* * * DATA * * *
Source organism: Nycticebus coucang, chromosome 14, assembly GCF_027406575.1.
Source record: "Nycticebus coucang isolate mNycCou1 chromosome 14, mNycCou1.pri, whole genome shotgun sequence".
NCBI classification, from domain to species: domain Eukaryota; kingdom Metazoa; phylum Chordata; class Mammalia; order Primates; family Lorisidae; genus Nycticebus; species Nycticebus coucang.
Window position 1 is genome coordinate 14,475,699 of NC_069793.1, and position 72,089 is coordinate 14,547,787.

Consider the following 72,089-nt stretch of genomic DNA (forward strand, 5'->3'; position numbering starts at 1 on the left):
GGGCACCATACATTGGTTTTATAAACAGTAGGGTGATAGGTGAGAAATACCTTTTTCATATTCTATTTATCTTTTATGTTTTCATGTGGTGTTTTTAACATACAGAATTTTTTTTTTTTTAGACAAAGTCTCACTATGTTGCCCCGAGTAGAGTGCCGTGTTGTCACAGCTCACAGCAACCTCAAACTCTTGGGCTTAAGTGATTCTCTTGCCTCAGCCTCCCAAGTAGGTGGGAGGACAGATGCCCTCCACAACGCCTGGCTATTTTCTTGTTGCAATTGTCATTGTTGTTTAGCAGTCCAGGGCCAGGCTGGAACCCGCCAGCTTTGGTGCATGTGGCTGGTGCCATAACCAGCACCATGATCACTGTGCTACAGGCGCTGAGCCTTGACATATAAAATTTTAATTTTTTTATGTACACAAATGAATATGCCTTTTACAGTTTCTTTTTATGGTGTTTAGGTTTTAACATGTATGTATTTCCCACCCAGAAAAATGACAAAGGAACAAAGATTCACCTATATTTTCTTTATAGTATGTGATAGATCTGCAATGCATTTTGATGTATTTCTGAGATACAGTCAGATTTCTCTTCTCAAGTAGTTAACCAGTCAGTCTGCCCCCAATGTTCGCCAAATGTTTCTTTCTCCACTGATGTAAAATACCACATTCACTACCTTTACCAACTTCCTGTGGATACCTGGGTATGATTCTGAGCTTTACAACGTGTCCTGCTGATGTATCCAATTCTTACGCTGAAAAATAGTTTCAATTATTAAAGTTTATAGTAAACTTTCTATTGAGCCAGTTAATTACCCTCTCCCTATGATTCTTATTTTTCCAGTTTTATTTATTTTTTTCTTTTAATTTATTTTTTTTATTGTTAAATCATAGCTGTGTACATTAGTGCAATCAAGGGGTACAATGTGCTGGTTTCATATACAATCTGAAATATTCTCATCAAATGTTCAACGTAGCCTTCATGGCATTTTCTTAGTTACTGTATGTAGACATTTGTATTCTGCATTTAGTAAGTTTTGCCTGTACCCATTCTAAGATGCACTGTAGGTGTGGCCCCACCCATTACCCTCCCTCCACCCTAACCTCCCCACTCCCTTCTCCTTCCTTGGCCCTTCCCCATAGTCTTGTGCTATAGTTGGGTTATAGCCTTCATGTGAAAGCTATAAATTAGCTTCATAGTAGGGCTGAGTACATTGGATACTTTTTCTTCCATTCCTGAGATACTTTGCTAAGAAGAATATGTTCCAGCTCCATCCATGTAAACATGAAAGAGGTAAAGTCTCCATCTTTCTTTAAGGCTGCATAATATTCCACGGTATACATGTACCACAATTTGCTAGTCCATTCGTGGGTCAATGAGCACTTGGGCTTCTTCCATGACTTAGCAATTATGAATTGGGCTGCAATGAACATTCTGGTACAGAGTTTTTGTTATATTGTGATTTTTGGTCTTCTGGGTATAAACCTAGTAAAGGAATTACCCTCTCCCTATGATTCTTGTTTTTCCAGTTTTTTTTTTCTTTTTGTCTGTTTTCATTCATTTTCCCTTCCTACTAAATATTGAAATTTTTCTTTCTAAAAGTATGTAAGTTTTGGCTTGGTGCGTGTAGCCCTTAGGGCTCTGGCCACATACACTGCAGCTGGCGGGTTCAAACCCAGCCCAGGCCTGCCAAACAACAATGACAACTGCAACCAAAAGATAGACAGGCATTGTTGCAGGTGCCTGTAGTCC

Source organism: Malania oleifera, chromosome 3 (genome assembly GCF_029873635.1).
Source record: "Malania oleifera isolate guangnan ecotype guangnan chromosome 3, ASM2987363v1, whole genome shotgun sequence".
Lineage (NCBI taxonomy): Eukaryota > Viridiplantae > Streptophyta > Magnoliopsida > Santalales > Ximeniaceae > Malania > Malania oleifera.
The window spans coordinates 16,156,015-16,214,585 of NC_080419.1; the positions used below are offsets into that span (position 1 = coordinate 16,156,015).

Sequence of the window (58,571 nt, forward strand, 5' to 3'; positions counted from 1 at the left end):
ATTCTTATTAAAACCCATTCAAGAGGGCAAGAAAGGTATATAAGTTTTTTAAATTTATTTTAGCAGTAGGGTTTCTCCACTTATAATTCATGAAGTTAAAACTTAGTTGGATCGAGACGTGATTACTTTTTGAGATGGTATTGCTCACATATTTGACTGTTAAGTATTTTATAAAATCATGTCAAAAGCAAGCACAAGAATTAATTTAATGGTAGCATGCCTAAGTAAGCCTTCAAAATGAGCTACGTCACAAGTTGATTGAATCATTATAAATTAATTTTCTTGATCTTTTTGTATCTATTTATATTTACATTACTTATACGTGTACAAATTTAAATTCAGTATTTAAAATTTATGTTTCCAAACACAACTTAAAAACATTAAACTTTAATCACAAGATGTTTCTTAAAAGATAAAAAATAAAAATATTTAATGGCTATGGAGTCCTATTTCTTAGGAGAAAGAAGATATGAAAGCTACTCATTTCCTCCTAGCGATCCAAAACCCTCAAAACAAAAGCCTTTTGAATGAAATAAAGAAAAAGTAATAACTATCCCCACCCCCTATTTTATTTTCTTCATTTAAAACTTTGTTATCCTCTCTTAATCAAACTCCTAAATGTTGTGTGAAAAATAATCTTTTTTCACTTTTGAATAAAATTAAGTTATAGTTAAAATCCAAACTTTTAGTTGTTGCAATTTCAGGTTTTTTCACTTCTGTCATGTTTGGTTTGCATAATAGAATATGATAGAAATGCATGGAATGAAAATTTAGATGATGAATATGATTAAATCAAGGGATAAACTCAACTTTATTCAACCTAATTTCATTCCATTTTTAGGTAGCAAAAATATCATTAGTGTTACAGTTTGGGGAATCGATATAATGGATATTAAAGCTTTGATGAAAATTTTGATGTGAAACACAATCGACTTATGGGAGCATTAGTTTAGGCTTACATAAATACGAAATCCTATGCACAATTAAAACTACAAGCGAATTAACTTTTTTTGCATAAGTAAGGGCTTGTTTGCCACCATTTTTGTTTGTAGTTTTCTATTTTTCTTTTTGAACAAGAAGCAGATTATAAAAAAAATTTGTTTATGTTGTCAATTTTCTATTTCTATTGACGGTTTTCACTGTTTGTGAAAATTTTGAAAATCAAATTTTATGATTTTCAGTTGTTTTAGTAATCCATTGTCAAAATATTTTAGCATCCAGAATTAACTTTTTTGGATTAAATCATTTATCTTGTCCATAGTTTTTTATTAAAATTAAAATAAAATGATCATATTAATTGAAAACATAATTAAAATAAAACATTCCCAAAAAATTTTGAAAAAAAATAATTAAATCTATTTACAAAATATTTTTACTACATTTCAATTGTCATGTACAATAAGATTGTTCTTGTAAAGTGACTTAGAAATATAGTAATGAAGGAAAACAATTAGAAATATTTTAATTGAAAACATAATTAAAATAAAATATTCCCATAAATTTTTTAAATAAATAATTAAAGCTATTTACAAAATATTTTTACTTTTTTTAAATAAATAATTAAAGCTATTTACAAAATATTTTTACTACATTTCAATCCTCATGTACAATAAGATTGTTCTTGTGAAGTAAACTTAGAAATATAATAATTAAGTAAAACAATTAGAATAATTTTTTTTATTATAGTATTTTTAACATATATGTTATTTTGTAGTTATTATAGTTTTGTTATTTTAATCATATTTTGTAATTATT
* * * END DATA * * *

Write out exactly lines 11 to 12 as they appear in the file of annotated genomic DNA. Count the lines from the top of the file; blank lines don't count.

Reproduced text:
Sequence of the window (58,571 nt, forward strand, 5' to 3'; positions counted from 1 at the left end):
ATTCTTATTAAAACCCATTCAAGAGGGCAAGAAAGGTATATAAGTTTTTTAAATTTATTTTAGCAGTAGGGTTTCTCCACTTATAATTCATGAAGTTAAAACTTAGTTGGATCGAGACGTGATTACTTTTTGAGATGGTATTGCTCACATATTTGACTGTTAAGTATTTTATAAAATCATGTCAAAAGCAAGCACAAGAATTAATTTAATGGTAGCATGCCTAAGTAAGCCTTCAAAATGAGCTACGTCACAAGTTGATTGAATCATTATAAATTAATTTTCTTGATCTTTTTGTATCTATTTATATTTACATTACTTATACGTGTACAAATTTAAATTCAGTATTTAAAATTTATGTTTCCAAACACAACTTAAAAACATTAAACTTTAATCACAAGATGTTTCTTAAAAGATAAAAAATAAAAATATTTAATGGCTATGGAGTCCTATTTCTTAGGAGAAAGAAGATATGAAAGCTACTCATTTCCTCCTAGCGATCCAAAACCCTCAAAACAAAAGCCTTTTGAATGAAATAAAGAAAAAGTAATAACTATCCCCACCCCCTATTTTATTTTCTTCATTTAAAACTTTGTTATCCTCTCTTAATCAAACTCCTAAATGTTGTGTGAAAAATAATCTTTTTTCACTTTTGAATAAAATTAAGTTATAGTTAAAATCCAAACTTTTAGTTGTTGCAATTTCAGGTTTTTTCACTTCTGTCATGTTTGGTTTGCATAATAGAATATGATAGAAATGCATGGAATGAAAATTTAGATGATGAATATGATTAAATCAAGGGATAAACTCAACTTTATTCAACCTAATTTCATTCCATTTTTAGGTAGCAAAAATATCATTAGTGTTACAGTTTGGGGAATCGATATAATGGATATTAAAGCTTTGATGAAAATTTTGATGTGAAACACAATCGACTTATGGGAGCATTAGTTTAGGCTTACATAAATACGAAATCCTATGCACAATTAAAACTACAAGCGAATTAACTTTTTTTGCATAAGTAAGGGCTTGTTTGCCACCATTTTTGTTTGTAGTTTTCTATTTTTCTTTTTGAACAAGAAGCAGATTATAAAAAAAATTTGTTTATGTTGTCAATTTTCTATTTCTATTGACGGTTTTCACTGTTTGTGAAAATTTTGAAAATCAAATTTTATGATTTTCAGTTGTTTTAGTAATCCATTGTCAAAATATTTTAGCATCCAGAATTAACTTTTTTGGATTAAATCATTTATCTTGTCCATAGTTTTTTATTAAAATTAAAATAAAATGATCATATTAATTGAAAACATAATTAAAATAAAACATTCCCAAAAAATTTTGAAAAAAAATAATTAAATCTATTTACAAAATATTTTTACTACATTTCAATTGTCATGTACAATAAGATTGTTCTTGTAAAGTGACTTAGAAATATAGTAATGAAGGAAAACAATTAGAAATATTTTAATTGAAAACATAATTAAAATAAAATATTCCCATAAATTTTTTAAATAAATAATTAAAGCTATTTACAAAATATTTTTACTTTTTTTAAATAAATAATTAAAGCTATTTACAAAATATTTTTACTACATTTCAATCCTCATGTACAATAAGATTGTTCTTGTGAAGTAAACTTAGAAATATAATAATTAAGTAAAACAATTAGAATAATTTTTTTTATTATAGTATTTTTAACATATATGTTATTTTGTAGTTATTATAGTTTTGTTATTTTAATCATATTTTGTAATTATT